Monday 5 December 2011

Stalk^W Following designs, the easy way

If you want to follow all the new designs from the GNOME Design team, including work-in-progress mockups, gathering of relevant art, etc. be sure to subscribe yourself to the pages that interest you in the various sections of the GNOME Wiki.

A nice trick is using our Wiki's notification, with regex support. Head onto your notification settings page, and add those lines to the "Subscribed wiki pages":


Sunday 4 December 2011

WebKitGTK+ Hackfest: Day 5

Yesterday was our sponsored dinner, at a very nice vegetarian place, followed by some cinema discussions in a bar where the toilets are hidden behind mirrored walls (most strange).

Still, quite a few happenings in code land:

The hackfest is drawing to a close, and I'll take this opportunity to thank our very kind sponsors for flights, accomodation and even feeding us in the office so we didn't have to stop hacking for long.

Also a big thank you to Igalia for providing us with hacking beer in the evenings (left-overs from Igalia's 10th anniversary party, a happy coincidence).

Many thanks to Xan, Juanjo and Alex for the hackfest organisation, and the personal chauffeur service, and my most heartfelt thanks to Juanjo for his infinite patience to our tourist needs (such as showing us the Torre de Hércules on a windy December afternoon).

Vegas Baby!

Before: No video, because no Flash, and no MP4 support

After: Video, through Totem's Vegas plugin

Totem's new Vegas browser plugin provides you with a way to watch Flash based videos, without using Flash, using libquvi's growing collection of supported sites.

Code is available from GNOME git this instant. Be sure to pass --enable-vegas-plugin=yes to compile the plugin.

Saturday 3 December 2011

WebKitGTK+ Hackfest: Day 4

The crema de ojuro took effect. While the effects simmered down, code fixing was still in full flow.

  • Philippe finished landing the fullscreen fixes for the <video>
  • Xan and Claudio started fixing GNOME 3.4 Epiphany design bugs (on the road towards the Web app design)
  • Alex, Martin, Joone and Nayan all looked into Accelerated Compositing. They all owe you, dear reader, blog posts full of nitty gritty details.
  • Jon didn't spend the day debugging bizarre browsers crashes
  • Wingo punched the air as he figured out a tricky memory allocation issue. He also listened to the Thundercats theme tune, in a loop
  • Gustavo and Dan figured out a design for multipart/x-mixed-replace support, as used by some streaming IP cameras, and Gustavo started the implementation
  • Nayan showed legendary patience waiting for tourists outside a haberdashery
  • Dan committed a number of libsoup related cleanups in WebKitGTK+, including a very impressive minus 200 lines cleanup.

WebKitGTK+ Hackfest: Day 3

Another incredible day of hacks, and UI design.

And despite the crema de ojuro, hacking carries on at the week-end. Join us in #webkit-gtk-hackfest on GIMPNet.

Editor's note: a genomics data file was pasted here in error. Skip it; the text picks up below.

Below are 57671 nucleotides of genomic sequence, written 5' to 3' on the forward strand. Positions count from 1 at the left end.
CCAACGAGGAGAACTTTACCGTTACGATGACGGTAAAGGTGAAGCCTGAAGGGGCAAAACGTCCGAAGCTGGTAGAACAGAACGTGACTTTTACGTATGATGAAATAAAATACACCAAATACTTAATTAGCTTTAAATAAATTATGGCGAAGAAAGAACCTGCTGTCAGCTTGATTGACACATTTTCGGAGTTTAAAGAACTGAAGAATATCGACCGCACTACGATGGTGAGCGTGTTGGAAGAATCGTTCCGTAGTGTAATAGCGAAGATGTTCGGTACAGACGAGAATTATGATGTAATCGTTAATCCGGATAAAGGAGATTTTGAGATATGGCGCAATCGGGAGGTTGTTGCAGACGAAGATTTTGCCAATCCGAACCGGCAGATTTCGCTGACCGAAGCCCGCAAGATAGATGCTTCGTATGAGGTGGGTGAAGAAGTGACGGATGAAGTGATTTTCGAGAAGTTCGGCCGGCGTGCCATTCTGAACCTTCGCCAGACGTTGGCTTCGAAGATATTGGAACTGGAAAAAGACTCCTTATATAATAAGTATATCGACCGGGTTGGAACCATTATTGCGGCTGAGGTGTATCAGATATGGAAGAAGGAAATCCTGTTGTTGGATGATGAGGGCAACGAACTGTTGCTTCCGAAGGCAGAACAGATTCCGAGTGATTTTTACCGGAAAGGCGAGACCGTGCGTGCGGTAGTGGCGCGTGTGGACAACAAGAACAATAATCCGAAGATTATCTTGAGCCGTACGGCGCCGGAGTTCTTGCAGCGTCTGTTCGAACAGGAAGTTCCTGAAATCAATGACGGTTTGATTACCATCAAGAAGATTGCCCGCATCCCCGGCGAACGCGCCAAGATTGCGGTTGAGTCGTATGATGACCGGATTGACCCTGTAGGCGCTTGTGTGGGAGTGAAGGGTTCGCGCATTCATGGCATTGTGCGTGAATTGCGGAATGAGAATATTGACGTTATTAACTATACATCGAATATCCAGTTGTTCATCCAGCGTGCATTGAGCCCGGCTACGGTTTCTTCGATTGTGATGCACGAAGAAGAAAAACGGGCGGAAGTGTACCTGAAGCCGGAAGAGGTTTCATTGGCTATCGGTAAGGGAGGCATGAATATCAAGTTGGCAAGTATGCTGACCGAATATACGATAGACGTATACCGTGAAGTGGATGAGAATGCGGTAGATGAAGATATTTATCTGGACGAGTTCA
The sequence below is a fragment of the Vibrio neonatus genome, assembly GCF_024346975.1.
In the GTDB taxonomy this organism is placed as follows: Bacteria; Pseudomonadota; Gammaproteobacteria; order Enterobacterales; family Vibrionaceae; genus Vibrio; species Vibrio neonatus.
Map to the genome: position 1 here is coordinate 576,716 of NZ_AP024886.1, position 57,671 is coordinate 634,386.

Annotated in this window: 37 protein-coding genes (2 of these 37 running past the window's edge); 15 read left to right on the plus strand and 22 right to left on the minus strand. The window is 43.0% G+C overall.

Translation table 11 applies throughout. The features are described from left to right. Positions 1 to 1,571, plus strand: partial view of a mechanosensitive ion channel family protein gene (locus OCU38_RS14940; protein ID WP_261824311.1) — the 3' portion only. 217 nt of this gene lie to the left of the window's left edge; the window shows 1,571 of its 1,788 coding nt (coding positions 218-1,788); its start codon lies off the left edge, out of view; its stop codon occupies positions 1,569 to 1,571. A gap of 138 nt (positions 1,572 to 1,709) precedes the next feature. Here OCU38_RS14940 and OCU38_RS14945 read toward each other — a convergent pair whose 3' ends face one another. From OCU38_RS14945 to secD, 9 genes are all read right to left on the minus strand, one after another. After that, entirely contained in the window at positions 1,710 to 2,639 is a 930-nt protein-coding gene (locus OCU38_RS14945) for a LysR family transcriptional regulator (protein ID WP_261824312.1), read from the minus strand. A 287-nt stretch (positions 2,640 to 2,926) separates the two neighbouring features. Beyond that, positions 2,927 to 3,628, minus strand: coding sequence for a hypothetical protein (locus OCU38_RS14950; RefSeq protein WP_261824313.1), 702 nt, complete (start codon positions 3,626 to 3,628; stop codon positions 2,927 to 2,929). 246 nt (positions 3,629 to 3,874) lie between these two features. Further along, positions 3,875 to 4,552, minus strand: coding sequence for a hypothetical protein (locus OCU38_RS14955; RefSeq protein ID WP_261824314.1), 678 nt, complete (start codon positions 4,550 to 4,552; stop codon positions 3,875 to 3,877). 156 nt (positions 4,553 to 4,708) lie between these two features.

Thursday 1 December 2011

WebKitGTK+ Hackfest: Day 2

After a late evening yesterday, the hackfest started a bit slower, but started picking up pace again with a big ticket item, the WebKit2 GTK+ API discussion. This was the destination for a lot of the WebKitGTK+ hackers, leaving us outsiders, well, outside. The discussion isn't quite finished.

This lead us onto a little lunchtime kick-about. The arrange 6 v. 6 game turned into a 5 v. 4 before getting to the ground, and finish as a 3 v. 4 when two of our most jet-lagged/backbroke hackers dropped out.

And then onto a lunch. And another late evening.
  • Philippe fixed more bugs in WebKitGTK+'s fullscreen video playback mode
  • Bob uploaded a new draft of his WebKitGTK+ cookbook
  • Gustavo was playing Street Fighter whilst increasing the size of his farm on Facebook (in WebApp mode!)
  • And the new buildbot is up, running, and churning through test suites in a loop, as fast as the hackers can add new code.

Wednesday 30 November 2011

WebKitGTK+ Hackfest: Day 1, Afternoon

After num-num tapas for lunch (and some chocolatey cake), we got back to the agenda, with Jon presenting the design for the Web application, successor (in spirit, and perhaps in code) to Epiphany.

  • Andy did the initial work on adding new language features to JavaScriptCore (let and const, as used heavily in gnome-shell)
  • Martin and Gustavo worked on a way to automate running the WebKitGTK tests with test fonts, and are working on making all the tests automated, and reproduceable
  • Philippe fixed fullscreen support in the HTML5 YouTube player
  • Dan fixed the broken security status in Epiphany
  • Carlos worked on the WebKit2 support for windowed plugins, and the WebKit side of favicons support
  • Philippe, Martin and yours truly discussed sharing of fullscreen media controls (UI and behaviour) between WebKitGTK, Totem and Sushi, as well as a way to make fullscreening smoother.